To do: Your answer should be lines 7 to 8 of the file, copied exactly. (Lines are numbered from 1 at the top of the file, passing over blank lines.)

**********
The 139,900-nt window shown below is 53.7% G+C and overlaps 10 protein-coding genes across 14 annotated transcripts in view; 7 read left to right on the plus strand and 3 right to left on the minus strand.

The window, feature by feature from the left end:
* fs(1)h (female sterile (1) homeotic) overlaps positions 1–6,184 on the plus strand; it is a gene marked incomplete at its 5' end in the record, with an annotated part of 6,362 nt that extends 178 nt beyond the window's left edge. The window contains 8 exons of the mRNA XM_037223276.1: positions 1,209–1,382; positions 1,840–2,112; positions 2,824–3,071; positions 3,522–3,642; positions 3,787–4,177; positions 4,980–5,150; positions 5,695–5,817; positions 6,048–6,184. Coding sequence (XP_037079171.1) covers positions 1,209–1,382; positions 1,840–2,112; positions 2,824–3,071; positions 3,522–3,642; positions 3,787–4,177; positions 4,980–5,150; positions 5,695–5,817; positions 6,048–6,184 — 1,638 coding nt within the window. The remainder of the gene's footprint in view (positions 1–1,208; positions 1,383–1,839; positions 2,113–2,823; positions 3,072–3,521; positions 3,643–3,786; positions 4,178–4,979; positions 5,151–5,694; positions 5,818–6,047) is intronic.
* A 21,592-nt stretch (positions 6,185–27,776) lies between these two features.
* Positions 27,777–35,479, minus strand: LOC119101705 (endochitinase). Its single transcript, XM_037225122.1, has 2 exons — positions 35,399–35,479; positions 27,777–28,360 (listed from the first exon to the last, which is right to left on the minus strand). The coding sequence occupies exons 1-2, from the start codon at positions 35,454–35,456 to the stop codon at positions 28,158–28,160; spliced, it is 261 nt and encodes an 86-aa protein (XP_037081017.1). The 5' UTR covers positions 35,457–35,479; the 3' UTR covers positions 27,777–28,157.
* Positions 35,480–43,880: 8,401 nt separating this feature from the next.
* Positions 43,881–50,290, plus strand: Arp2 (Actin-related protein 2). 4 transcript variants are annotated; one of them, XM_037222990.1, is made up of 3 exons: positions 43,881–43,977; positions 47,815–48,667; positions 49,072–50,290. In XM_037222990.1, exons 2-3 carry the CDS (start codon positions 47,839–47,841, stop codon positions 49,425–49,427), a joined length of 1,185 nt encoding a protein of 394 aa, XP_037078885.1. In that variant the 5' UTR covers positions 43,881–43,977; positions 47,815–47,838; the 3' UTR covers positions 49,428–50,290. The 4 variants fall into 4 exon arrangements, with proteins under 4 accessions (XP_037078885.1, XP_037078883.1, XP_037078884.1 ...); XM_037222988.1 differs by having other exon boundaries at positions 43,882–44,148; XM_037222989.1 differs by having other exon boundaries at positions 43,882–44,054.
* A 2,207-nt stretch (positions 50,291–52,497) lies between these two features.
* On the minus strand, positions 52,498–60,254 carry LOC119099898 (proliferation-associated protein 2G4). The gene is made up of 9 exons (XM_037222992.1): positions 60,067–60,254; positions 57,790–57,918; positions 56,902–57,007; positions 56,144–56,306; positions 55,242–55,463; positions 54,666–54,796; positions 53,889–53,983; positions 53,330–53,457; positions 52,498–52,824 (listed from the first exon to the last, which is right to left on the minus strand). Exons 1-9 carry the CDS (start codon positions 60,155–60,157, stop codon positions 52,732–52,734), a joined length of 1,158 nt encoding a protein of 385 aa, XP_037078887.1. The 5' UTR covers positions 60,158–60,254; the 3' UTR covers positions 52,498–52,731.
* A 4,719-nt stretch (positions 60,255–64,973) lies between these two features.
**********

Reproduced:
* Positions 43,881–50,290, plus strand: Arp2 (Actin-related protein 2). 4 transcript variants are annotated; one of them, XM_037222990.1, is made up of 3 exons: positions 43,881–43,977; positions 47,815–48,667; positions 49,072–50,290. In XM_037222990.1, exons 2-3 carry the CDS (start codon positions 47,839–47,841, stop codon positions 49,425–49,427), a joined length of 1,185 nt encoding a protein of 394 aa, XP_037078885.1. In that variant the 5' UTR covers positions 43,881–43,977; positions 47,815–47,838; the 3' UTR covers positions 49,428–50,290. The 4 variants fall into 4 exon arrangements, with proteins under 4 accessions (XP_037078885.1, XP_037078883.1, XP_037078884.1 ...); XM_037222988.1 differs by having other exon boundaries at positions 43,882–44,148; XM_037222989.1 differs by having other exon boundaries at positions 43,882–44,054.
* A 2,207-nt stretch (positions 50,291–52,497) lies between these two features.